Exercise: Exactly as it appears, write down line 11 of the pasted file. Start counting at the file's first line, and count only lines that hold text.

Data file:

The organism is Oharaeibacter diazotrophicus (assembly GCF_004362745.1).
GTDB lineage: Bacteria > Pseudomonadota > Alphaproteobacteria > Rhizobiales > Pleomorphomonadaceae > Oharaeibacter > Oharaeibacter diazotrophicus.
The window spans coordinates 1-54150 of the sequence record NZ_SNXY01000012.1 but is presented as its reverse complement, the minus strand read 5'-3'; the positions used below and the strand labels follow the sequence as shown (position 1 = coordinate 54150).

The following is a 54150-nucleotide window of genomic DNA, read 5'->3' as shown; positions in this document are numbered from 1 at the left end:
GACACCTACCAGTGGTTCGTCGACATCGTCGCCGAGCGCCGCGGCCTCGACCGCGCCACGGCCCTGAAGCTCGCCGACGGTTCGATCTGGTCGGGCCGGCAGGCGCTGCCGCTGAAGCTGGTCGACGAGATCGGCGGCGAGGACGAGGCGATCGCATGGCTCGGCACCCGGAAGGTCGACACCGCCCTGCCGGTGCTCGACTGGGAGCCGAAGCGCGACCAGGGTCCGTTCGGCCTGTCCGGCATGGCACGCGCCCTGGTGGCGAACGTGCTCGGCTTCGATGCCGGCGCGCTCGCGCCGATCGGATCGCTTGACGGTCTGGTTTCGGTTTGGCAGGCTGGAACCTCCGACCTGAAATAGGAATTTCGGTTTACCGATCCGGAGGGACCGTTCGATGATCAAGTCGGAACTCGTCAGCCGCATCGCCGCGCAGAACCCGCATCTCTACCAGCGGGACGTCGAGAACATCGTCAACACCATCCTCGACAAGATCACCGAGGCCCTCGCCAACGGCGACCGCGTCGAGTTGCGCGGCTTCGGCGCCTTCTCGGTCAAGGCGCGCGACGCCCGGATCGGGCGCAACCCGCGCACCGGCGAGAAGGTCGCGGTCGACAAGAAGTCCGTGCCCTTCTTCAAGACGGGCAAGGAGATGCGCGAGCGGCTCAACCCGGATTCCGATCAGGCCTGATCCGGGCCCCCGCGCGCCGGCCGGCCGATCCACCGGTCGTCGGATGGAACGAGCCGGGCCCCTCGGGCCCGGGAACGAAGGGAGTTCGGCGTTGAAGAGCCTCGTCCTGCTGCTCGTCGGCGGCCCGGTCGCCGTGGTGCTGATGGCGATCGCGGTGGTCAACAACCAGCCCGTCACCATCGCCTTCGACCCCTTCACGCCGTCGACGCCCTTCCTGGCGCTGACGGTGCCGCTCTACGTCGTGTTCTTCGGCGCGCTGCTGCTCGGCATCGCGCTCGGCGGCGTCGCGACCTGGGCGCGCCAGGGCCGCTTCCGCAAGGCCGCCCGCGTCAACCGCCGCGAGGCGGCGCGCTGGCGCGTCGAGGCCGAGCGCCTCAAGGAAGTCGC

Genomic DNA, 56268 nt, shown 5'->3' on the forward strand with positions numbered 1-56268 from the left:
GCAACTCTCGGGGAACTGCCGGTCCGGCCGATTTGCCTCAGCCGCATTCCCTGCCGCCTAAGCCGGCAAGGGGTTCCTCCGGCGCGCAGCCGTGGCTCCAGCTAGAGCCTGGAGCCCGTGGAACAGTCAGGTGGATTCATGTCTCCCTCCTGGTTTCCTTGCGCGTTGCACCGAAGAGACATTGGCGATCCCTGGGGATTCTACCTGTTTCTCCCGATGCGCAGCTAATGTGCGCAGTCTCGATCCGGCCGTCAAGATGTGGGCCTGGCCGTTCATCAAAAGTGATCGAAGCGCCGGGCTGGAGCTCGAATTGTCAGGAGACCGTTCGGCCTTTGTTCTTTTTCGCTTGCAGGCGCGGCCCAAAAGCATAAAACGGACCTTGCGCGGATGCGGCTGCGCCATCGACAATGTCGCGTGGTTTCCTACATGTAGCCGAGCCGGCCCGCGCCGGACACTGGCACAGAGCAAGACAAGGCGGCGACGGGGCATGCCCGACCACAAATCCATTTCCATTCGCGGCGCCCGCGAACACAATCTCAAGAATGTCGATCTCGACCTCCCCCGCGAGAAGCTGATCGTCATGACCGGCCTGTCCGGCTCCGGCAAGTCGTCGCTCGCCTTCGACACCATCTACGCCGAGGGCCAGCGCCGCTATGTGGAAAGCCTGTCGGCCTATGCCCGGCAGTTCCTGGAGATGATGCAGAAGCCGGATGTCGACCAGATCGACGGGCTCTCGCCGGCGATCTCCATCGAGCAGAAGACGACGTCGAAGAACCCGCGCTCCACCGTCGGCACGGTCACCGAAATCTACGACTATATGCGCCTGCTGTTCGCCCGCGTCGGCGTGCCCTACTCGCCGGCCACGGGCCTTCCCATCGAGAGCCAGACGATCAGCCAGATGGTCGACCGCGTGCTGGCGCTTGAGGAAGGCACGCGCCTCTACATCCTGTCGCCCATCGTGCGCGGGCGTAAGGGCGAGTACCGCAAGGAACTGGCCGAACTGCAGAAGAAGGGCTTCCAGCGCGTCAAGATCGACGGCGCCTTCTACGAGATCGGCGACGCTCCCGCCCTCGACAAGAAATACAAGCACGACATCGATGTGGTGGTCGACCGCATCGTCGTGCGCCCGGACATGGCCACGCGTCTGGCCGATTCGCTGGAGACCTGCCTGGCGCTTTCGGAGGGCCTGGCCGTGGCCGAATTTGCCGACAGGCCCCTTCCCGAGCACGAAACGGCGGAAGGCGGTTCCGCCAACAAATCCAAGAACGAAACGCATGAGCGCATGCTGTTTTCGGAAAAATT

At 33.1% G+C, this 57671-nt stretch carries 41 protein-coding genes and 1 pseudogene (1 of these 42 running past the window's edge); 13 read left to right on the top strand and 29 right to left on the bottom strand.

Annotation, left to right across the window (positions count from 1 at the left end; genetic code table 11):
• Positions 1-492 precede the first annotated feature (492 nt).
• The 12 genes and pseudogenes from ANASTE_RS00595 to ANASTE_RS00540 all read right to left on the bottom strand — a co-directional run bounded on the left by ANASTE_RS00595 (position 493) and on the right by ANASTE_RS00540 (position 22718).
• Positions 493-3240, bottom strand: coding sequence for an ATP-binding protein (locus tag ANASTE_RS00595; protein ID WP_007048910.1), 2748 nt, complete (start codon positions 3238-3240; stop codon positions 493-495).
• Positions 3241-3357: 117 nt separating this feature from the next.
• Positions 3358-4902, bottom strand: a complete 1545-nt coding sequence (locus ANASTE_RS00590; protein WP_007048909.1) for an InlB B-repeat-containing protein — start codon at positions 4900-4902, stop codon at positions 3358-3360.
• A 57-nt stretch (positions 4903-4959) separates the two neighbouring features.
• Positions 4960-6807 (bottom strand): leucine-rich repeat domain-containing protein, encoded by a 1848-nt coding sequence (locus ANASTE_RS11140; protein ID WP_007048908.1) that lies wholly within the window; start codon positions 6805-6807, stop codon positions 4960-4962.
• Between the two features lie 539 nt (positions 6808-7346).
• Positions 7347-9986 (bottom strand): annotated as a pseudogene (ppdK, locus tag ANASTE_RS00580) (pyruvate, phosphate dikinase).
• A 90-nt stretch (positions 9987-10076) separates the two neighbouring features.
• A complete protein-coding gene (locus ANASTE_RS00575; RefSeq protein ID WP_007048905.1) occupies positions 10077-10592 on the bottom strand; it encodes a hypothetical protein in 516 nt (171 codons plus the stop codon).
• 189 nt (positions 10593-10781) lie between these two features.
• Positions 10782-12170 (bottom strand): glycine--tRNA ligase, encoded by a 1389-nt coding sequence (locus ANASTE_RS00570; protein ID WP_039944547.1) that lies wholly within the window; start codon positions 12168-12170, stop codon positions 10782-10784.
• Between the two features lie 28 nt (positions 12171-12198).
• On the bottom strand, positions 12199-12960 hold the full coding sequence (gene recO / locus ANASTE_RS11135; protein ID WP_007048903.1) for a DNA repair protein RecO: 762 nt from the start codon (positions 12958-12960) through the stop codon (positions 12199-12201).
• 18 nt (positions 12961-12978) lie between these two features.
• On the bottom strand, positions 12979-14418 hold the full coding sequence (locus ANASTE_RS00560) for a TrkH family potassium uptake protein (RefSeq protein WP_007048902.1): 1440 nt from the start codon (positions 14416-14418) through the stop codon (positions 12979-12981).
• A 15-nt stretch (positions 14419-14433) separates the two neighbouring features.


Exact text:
• The 12 genes and pseudogenes from ANASTE_RS00595 to ANASTE_RS00540 all read right to left on the bottom strand — a co-directional run bounded on the left by ANASTE_RS00595 (position 493) and on the right by ANASTE_RS00540 (position 22718).